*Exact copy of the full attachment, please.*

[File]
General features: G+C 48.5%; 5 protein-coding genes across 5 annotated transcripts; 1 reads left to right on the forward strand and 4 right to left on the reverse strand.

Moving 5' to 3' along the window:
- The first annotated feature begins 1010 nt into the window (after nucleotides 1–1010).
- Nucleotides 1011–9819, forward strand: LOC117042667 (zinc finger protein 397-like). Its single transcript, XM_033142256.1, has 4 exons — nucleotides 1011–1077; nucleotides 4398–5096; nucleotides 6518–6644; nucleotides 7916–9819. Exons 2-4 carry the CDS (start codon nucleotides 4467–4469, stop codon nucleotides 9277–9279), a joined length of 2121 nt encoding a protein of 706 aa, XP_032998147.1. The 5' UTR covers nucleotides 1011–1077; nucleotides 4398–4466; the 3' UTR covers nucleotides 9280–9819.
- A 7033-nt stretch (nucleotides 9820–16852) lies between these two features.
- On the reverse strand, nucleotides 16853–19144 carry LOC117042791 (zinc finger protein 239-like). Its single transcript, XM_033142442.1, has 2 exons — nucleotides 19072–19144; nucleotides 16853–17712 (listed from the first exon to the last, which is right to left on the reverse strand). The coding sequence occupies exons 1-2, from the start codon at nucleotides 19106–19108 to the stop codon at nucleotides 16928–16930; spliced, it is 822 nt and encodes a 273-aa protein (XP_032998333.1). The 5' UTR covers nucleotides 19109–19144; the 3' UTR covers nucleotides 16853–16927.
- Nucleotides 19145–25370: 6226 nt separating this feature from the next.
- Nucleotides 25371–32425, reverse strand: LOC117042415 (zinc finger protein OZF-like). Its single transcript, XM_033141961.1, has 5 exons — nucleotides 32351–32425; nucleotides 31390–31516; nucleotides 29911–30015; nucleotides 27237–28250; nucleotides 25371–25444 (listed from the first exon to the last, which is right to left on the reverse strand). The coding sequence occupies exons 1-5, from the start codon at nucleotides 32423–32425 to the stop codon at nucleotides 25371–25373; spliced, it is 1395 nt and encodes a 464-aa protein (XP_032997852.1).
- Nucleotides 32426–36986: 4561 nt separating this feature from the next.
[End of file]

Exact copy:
General features: G+C 48.5%; 5 protein-coding genes across 5 annotated transcripts; 1 reads left to right on the forward strand and 4 right to left on the reverse strand.

Moving 5' to 3' along the window:
- The first annotated feature begins 1010 nt into the window (after nucleotides 1–1010).
- Nucleotides 1011–9819, forward strand: LOC117042667 (zinc finger protein 397-like). Its single transcript, XM_033142256.1, has 4 exons — nucleotides 1011–1077; nucleotides 4398–5096; nucleotides 6518–6644; nucleotides 7916–9819. Exons 2-4 carry the CDS (start codon nucleotides 4467–4469, stop codon nucleotides 9277–9279), a joined length of 2121 nt encoding a protein of 706 aa, XP_032998147.1. The 5' UTR covers nucleotides 1011–1077; nucleotides 4398–4466; the 3' UTR covers nucleotides 9280–9819.
- A 7033-nt stretch (nucleotides 9820–16852) lies between these two features.
- On the reverse strand, nucleotides 16853–19144 carry LOC117042791 (zinc finger protein 239-like). Its single transcript, XM_033142442.1, has 2 exons — nucleotides 19072–19144; nucleotides 16853–17712 (listed from the first exon to the last, which is right to left on the reverse strand). The coding sequence occupies exons 1-2, from the start codon at nucleotides 19106–19108 to the stop codon at nucleotides 16928–16930; spliced, it is 822 nt and encodes a 273-aa protein (XP_032998333.1). The 5' UTR covers nucleotides 19109–19144; the 3' UTR covers nucleotides 16853–16927.
- Nucleotides 19145–25370: 6226 nt separating this feature from the next.
- Nucleotides 25371–32425, reverse strand: LOC117042415 (zinc finger protein OZF-like). Its single transcript, XM_033141961.1, has 5 exons — nucleotides 32351–32425; nucleotides 31390–31516; nucleotides 29911–30015; nucleotides 27237–28250; nucleotides 25371–25444 (listed from the first exon to the last, which is right to left on the reverse strand). The coding sequence occupies exons 1-5, from the start codon at nucleotides 32423–32425 to the stop codon at nucleotides 25371–25373; spliced, it is 1395 nt and encodes a 464-aa protein (XP_032997852.1).
- Nucleotides 32426–36986: 4561 nt separating this feature from the next.